Source: Parley Parker Pratt, Autobiography of Parley Parker Pratt.
BIOGRAPHICAL SKETCH 6
PETER HAWS: Little is known of Peter Haws except that he was a captain of 50 pioneers across Iowa in 1846. In Winter Quarters he considered himself equal to Young in leading the Mormons west. At Winter Quarters he was chastised by Young and the High Council of the church for selling liquor to the Indians, He was not one of the pioneers of Utah,Source: Varia, bits and pieces here and there, for example, Roberts, A Comprehensive History, vol. 3, 53.
BIOGRAPHICAL SKETCH 7
JOHN TAYLOR, 1808-1887: Apostle, pioneer and third president of the Mormon Church.
Taylor was born November 1, 1808, in Westmorland County, England. He moved to Toronto, Canada, in 1828, where he joined the Mormon Church in 1836. He followed Smith to Kirtland, Ohio, where he became an apostle in 1838. He filled several missions, including two to England in 1838 and 1846.
He followed Smith to Nauvoo, Illinois. After Smith's death in 1844 Taylor, as an apostle, assisted Young in the direction of the church; and helped lead the pioneers across Iowa in 1846. After he returned from his 1846 mission to England he had charge of a large 1847 company of pioneers going to Utah. He became president of the Mormon Church in 1880, following the death of Young.
Source: B. H. Roberts, The Life of John Taylor.
BIOGRAPHICAL SKETCH 8
GEORGE MILLER, 1794-?, after 1848: Second Bishop of the Mormon Church, Pioneer of 1846.
Miller was born November 25, 1794, in Orange County, Virginia. Little is known of Miller. He joined the Mormon Church, became the Second Bishop in the Church in Nauvoo in 1844 and became, as captain of a group of 50, one of the leaders of the exodus across Iowa in 1846. In Winter Quarters he argued against settling in the Great Basin and for such "insubordination" was released from his calling as a bishop in 1847. He went to Texas in 1847 and was disfellowshipped in 1848. He did not follow Young west.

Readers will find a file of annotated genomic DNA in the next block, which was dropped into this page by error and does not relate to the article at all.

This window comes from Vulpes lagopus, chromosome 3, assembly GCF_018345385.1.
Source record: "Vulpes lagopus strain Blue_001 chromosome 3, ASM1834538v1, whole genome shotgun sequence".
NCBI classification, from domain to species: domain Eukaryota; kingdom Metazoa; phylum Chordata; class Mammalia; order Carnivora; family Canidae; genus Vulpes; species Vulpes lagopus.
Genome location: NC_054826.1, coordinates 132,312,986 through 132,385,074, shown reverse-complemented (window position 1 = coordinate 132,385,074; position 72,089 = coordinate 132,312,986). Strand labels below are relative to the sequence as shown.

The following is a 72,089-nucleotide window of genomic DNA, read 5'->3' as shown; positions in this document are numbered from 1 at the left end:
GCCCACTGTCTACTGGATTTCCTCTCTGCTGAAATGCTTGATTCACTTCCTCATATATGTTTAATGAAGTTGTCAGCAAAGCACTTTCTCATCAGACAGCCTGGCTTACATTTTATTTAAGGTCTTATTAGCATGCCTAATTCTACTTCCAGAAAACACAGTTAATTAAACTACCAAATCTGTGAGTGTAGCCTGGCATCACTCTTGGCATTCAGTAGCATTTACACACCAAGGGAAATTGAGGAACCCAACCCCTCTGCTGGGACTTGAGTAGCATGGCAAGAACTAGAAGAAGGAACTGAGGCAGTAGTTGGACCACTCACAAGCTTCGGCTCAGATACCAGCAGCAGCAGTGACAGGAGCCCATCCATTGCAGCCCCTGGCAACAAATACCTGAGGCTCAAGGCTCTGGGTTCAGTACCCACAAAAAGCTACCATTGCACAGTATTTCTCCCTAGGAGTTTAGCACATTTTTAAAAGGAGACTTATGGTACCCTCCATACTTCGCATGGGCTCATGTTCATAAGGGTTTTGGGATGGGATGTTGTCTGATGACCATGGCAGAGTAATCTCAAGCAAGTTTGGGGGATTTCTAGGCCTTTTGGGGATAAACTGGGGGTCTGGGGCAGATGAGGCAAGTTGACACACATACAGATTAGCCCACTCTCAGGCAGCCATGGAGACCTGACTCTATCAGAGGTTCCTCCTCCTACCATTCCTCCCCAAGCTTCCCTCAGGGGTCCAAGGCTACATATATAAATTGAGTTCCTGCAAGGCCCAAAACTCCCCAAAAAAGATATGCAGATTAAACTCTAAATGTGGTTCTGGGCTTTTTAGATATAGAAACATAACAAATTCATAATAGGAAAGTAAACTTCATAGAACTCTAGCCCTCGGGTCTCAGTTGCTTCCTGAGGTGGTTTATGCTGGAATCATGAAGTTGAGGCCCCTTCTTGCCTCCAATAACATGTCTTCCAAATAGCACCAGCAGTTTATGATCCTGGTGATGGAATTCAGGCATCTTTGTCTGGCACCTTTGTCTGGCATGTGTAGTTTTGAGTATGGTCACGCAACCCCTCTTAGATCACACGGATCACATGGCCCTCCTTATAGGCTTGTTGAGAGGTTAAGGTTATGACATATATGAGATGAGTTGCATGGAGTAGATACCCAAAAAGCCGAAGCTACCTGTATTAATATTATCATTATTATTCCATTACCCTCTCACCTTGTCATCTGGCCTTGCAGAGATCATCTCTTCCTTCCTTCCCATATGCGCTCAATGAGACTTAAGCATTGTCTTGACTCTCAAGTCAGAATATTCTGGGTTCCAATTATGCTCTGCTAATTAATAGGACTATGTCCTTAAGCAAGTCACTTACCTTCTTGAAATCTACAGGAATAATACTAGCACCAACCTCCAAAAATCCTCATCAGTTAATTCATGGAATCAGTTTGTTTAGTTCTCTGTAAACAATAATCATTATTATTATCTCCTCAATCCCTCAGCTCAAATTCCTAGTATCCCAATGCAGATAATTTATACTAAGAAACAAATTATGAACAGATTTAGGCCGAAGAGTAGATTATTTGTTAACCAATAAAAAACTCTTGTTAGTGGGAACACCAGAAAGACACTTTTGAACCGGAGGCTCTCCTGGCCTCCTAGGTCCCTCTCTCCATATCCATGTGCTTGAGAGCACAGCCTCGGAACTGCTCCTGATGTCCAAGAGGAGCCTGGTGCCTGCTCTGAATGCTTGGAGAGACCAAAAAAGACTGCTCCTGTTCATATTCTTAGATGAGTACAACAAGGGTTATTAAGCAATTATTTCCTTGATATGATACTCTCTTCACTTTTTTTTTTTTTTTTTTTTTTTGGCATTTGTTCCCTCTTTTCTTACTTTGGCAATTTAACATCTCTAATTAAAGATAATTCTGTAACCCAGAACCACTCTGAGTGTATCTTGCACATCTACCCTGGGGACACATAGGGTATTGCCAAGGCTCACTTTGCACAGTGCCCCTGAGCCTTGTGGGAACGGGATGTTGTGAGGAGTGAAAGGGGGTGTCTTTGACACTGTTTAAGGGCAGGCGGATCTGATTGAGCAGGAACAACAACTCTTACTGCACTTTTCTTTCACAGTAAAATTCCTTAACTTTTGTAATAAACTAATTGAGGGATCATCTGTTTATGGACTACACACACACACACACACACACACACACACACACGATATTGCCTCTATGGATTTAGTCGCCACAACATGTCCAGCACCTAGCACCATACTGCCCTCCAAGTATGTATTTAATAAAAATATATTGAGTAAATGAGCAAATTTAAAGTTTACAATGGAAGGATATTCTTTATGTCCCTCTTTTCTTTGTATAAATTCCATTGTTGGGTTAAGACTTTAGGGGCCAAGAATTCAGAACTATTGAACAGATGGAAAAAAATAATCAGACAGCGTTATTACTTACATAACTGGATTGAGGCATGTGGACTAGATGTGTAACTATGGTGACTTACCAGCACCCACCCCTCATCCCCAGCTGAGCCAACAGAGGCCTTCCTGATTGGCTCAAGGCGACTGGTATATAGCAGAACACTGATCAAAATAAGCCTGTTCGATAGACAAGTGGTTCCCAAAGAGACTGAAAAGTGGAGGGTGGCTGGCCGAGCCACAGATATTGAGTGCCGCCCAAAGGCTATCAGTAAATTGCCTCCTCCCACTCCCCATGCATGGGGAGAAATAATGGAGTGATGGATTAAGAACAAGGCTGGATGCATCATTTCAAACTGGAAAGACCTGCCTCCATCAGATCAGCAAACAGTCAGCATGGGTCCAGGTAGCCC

Source: Frank Esshom, Pioneers and Prominent Men of Utah.
BIOGRAPHICAL SKETCH 9
WILLIAM CLAYTON, 1814-1879: Pioneer, hymnist, clerk of the 1846 and 1847 camp of pioneers, author of famous guidebook.
Clayton was born July 17, 1814, in Lancashire, England, joined the Mormons there in 1837, immigrated to Nauvoo, Illinois, in 1840, and became a clerk to Joseph Smith. He was prominent in the 1846 Camp Of Israel, being the Company Clerk. It was while crossing Iowa that he wrote the words to the now famous Mormon hymn, "Come, Come, Ye Saints." In 1847 he was again the Camp Clerk for the pioneers. In 1848 in St. Louis he published his famous The Latter-Day Saints' Emigrants' Guide...From Council Bluffs to the Valley of the Great Salt Lake.
Source: William Clayton, William Clayton's Journal.
BIOGRAPHICAL SKETCH 10
ORSON PRATT, 1811-1881: Mormon apostle, mathematician, pioneer. Born in Hartford, New York, joined the Mormon Church in 1830; he went on many missions for his new faith. He became an apostle in 1835 and in Nauvoo, Illinois, he conducted a school for mathematics. He crossed the plains with the pioneers of 1847, acting as the scientific member of that body. He was the first Mormon to enter the Valley of the Great Salt Lake.
Source: Andrew Jenson, Latter-day Saint Biographical Encyclopaedia.
BIOGRAPHICAL SKETCH 11
WILFORD WOODRUFF, 1807-1898: Apostle, pioneer, fourth president of the Mormon Church.
Woodruff was born March 1, 1807, in Hartford County, Connecticut. He later moved to New York where he farmed and joined the Mormons in 1833. He followed Smith to Kirtland, Ohio, where he became a member of Zion's Camp in 1834. He became an apostle in 1839 and went on several missions, including two to England in 1839 and 1844. He moved to Nauvoo, Illinois, in 1841. After the death of Smith in 1844, he assisted Young in church administration until he returned to England that same year. He participated in the 1846 exodus from Illinois and became a member of the pioneer group of 1847. It was in Woodruff's wagon that the sick Young entered The Valley July 14, 1847, and it was Woodruff who, in 1897, recounted the story about Young having seen The Valley of the Great Salt Lake in a vision and saying on July 14, 1847, "This is the place, drive on."
Source: Matthias F. Cowley, Wilford Woodruff Fourth President of the Church.
Last Updated: 08-Oct-2003